Here's my most memorable moment. When I got seriously interested in making sawdust I got a Delta bench saw. It was fine for a couple years -- my errors and problems were much larger than the Delta. But eventually I *knew* the bench saw was holding me back. I was building things that the bench saw simply couldn't handle. So I cashed in my pop bottles and green stamps and bought the 2nd-from-the-bottom-of-the-line Grizzly contractor saw.
I was excited seting up the the Griz. Its surface was at least 4 times the size of the Delta! I had the space to start the saw with a 1x6" fully on the table in front of the blade! I put on my only carbide blade with its blade stabilizers. I started the saw for the first time and with the miter gate cut thin crosscuts of a scrap pine 2x4". After the end of the 2x4" was trued up I cut thin slice after thin slice off the 2x4. Many of them were almost so thin you could read through them! The Delta had too much vibration to cut slices anywhere near this thin! The Griz was outstanding!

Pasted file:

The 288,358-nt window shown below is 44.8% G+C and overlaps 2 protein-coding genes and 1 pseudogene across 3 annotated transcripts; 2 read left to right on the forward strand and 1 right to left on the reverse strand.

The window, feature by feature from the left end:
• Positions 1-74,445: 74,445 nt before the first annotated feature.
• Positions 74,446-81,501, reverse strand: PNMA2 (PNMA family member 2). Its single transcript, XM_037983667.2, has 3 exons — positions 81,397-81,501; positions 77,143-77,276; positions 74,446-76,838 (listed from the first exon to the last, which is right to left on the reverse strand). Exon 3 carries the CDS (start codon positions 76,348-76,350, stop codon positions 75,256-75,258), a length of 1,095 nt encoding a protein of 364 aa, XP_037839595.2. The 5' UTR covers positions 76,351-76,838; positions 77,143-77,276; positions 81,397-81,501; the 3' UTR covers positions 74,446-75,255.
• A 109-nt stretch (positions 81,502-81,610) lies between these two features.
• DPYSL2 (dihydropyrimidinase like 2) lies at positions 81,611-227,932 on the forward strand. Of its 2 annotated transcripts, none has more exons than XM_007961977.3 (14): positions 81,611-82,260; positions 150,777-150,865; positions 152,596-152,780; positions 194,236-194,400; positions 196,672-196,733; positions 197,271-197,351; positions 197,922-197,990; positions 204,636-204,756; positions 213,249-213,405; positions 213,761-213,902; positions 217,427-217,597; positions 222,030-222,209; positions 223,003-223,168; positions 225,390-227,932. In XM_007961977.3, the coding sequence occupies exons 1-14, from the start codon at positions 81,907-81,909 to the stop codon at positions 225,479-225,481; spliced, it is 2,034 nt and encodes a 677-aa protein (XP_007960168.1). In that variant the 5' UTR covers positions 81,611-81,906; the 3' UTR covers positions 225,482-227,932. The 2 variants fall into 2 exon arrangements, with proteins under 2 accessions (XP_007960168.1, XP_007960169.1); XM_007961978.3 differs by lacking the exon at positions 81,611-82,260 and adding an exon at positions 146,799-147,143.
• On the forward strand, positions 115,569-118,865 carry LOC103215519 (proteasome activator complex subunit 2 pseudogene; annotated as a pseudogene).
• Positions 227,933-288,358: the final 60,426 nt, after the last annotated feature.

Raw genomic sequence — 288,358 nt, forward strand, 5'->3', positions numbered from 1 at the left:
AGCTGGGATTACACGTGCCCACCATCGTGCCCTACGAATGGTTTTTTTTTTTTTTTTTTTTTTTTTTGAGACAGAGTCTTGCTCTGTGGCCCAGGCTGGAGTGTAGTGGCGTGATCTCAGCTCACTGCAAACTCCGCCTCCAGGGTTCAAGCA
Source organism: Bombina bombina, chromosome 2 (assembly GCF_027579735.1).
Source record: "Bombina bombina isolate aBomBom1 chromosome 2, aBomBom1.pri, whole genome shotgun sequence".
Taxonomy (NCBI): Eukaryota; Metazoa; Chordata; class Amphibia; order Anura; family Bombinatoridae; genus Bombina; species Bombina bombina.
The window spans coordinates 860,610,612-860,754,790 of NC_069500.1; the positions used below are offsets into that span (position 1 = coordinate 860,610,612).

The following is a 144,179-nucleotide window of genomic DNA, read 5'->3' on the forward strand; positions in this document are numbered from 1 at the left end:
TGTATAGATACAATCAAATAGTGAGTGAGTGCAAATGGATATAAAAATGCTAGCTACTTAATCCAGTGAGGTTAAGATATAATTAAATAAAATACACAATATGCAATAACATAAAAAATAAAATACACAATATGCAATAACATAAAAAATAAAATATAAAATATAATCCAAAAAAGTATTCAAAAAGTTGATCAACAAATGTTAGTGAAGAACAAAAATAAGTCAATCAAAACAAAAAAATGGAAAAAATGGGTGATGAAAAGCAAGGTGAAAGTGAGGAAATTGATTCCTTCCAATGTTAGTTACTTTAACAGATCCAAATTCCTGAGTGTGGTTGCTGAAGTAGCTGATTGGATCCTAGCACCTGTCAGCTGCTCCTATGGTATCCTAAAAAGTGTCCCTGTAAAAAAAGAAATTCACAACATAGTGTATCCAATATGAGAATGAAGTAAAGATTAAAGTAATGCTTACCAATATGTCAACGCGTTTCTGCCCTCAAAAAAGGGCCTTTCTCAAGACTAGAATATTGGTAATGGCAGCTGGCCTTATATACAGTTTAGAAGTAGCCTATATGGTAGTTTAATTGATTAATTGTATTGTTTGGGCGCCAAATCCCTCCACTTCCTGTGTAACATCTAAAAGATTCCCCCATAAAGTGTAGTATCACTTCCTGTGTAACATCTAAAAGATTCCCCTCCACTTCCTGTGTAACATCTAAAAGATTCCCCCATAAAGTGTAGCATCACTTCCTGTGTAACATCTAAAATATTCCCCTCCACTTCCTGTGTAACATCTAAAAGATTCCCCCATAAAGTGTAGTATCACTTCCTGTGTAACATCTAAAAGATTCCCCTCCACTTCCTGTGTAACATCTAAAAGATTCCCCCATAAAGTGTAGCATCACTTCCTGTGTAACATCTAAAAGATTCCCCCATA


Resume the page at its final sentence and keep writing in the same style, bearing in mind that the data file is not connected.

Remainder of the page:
Though I was over 40 years old I put some of the wafer-thin 2x4 slices in a letter to my parents. Maybe they put them on the refrigerater, I don't know... ;-) I recall that I wrote that I would have to spend a lot more $$$ to get a saw that had the accuracy to cut thinner slices from the end of a 2x4".
The Griz contractor saw is of course the prime tool in my small shop. Since I got it I've added other useful tools -- 6" jointer, 13.5" planer, three 1/2" routers, floor drill press, 14" bandsaw with riser, many hand tools and probably 40+ clamps. I have used these tools to make things I'm proud of. I have a "critical mass" of tools -- I can create anything in wood I want to.
Someday I hope to have a shop with a 12" or larger cabinet saw as the primary tool. But no matter how capable the "shop of my dreams" is, I doubt if I can ever have the thrill of the first paper-thin cuts from the end of a 2x4" on my brand new Grizzly.